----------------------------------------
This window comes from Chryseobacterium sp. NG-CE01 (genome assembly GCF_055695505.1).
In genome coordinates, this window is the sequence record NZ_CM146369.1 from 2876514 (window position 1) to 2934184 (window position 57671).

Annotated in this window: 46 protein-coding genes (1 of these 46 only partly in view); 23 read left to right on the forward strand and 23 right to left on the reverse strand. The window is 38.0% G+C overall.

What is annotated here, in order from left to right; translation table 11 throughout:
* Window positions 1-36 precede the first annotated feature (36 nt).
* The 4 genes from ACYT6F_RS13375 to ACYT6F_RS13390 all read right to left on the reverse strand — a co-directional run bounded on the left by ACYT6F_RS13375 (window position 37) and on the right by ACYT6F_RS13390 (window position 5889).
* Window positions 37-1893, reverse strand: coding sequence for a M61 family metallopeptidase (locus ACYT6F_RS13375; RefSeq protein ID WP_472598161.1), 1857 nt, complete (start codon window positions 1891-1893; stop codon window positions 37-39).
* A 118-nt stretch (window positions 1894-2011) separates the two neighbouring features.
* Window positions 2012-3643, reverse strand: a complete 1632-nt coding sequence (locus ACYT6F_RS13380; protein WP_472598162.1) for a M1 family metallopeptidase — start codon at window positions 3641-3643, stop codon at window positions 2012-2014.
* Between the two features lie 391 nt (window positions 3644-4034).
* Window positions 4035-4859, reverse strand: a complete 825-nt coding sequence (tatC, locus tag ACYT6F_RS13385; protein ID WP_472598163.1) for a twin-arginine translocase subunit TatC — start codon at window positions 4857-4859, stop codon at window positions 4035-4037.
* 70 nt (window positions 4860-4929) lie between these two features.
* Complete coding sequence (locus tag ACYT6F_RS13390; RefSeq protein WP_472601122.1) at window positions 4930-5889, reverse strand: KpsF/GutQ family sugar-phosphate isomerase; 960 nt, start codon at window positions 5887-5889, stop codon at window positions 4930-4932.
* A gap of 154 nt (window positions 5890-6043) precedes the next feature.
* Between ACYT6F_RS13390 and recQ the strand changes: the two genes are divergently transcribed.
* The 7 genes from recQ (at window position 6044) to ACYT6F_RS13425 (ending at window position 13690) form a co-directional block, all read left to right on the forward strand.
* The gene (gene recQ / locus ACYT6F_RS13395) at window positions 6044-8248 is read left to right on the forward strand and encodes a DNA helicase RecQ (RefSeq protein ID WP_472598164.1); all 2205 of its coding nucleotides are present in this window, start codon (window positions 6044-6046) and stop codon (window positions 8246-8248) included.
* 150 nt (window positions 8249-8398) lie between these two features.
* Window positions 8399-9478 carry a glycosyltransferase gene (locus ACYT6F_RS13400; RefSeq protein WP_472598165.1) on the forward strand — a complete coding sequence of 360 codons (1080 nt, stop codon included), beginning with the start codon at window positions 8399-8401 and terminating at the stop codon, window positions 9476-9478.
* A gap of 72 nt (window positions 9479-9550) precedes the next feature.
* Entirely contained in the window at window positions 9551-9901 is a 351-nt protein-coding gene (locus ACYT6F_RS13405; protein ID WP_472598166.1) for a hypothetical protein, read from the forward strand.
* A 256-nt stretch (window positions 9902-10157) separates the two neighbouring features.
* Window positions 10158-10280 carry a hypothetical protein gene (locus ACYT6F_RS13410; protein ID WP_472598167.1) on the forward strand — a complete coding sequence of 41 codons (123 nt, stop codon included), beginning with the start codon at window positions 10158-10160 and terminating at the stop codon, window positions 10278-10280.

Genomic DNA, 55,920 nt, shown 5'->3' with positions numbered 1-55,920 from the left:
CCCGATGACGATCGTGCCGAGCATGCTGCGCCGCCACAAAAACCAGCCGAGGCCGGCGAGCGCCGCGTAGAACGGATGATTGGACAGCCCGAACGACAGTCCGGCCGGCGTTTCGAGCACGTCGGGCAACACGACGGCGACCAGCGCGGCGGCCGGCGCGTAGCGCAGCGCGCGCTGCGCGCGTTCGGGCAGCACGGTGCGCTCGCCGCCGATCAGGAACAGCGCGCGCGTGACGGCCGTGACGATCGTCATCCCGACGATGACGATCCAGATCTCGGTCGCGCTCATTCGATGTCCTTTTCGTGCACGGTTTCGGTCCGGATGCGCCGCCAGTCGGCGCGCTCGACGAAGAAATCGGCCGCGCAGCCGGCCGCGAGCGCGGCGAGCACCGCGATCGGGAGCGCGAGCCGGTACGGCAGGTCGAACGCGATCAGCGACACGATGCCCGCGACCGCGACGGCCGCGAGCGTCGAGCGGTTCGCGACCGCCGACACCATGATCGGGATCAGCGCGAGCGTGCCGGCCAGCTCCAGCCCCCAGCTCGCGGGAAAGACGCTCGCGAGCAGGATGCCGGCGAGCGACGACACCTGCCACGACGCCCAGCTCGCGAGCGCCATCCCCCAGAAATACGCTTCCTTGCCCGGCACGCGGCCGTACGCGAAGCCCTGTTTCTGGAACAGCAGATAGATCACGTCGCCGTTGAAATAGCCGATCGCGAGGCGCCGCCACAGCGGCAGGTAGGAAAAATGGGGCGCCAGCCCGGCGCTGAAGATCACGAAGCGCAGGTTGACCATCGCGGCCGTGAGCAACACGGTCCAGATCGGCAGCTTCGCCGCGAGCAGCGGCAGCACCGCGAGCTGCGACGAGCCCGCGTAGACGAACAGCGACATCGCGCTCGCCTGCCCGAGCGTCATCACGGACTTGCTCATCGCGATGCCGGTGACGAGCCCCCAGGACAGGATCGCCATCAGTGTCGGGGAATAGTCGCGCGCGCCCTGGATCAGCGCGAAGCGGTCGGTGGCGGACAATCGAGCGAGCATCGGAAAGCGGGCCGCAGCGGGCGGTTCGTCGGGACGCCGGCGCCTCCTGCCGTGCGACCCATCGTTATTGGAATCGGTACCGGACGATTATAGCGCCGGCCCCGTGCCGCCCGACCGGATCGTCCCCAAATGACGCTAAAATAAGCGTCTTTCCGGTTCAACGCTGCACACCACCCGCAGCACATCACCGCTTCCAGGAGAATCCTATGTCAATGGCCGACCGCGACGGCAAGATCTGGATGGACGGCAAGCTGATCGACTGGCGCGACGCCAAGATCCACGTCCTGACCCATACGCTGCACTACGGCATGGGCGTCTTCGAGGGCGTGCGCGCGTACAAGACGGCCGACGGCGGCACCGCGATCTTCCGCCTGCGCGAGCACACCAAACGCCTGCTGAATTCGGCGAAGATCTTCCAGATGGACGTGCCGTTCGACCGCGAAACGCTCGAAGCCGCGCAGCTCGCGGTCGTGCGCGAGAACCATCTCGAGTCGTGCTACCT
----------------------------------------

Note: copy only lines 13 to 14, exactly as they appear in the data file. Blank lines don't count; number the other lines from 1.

* Complete coding sequence (locus tag ACYT6F_RS13390; RefSeq protein WP_472601122.1) at window positions 4930-5889, reverse strand: KpsF/GutQ family sugar-phosphate isomerase; 960 nt, start codon at window positions 5887-5889, stop codon at window positions 4930-4932.
* A gap of 154 nt (window positions 5890-6043) precedes the next feature.